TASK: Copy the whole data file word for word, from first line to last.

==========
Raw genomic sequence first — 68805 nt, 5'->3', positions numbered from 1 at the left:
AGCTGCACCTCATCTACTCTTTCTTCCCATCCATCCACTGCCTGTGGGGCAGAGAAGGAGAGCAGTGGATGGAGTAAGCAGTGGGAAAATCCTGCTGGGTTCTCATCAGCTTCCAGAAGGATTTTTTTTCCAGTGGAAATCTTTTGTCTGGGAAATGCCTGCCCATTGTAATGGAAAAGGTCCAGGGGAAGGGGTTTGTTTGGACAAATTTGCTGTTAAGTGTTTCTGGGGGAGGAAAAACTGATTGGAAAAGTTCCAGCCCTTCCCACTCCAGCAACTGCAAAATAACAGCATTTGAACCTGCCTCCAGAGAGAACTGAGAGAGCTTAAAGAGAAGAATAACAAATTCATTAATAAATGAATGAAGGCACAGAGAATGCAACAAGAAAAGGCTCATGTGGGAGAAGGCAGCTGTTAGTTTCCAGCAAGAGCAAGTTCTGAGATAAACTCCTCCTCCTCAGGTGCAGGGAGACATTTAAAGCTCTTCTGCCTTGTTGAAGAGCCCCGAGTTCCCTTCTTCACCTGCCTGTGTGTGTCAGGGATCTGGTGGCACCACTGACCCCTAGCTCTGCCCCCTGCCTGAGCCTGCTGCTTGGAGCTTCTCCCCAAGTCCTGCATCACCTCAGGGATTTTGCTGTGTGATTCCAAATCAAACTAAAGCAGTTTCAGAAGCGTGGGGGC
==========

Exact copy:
Raw genomic sequence first — 68805 nt, 5'->3', positions numbered from 1 at the left:
AGCTGCACCTCATCTACTCTTTCTTCCCATCCATCCACTGCCTGTGGGGCAGAGAAGGAGAGCAGTGGATGGAGTAAGCAGTGGGAAAATCCTGCTGGGTTCTCATCAGCTTCCAGAAGGATTTTTTTTCCAGTGGAAATCTTTTGTCTGGGAAATGCCTGCCCATTGTAATGGAAAAGGTCCAGGGGAAGGGGTTTGTTTGGACAAATTTGCTGTTAAGTGTTTCTGGGGGAGGAAAAACTGATTGGAAAAGTTCCAGCCCTTCCCACTCCAGCAACTGCAAAATAACAGCATTTGAACCTGCCTCCAGAGAGAACTGAGAGAGCTTAAAGAGAAGAATAACAAATTCATTAATAAATGAATGAAGGCACAGAGAATGCAACAAGAAAAGGCTCATGTGGGAGAAGGCAGCTGTTAGTTTCCAGCAAGAGCAAGTTCTGAGATAAACTCCTCCTCCTCAGGTGCAGGGAGACATTTAAAGCTCTTCTGCCTTGTTGAAGAGCCCCGAGTTCCCTTCTTCACCTGCCTGTGTGTGTCAGGGATCTGGTGGCACCACTGACCCCTAGCTCTGCCCCCTGCCTGAGCCTGCTGCTTGGAGCTTCTCCCCAAGTCCTGCATCACCTCAGGGATTTTGCTGTGTGATTCCAAATCAAACTAAAGCAGTTTCAGAAGCGTGGGGGC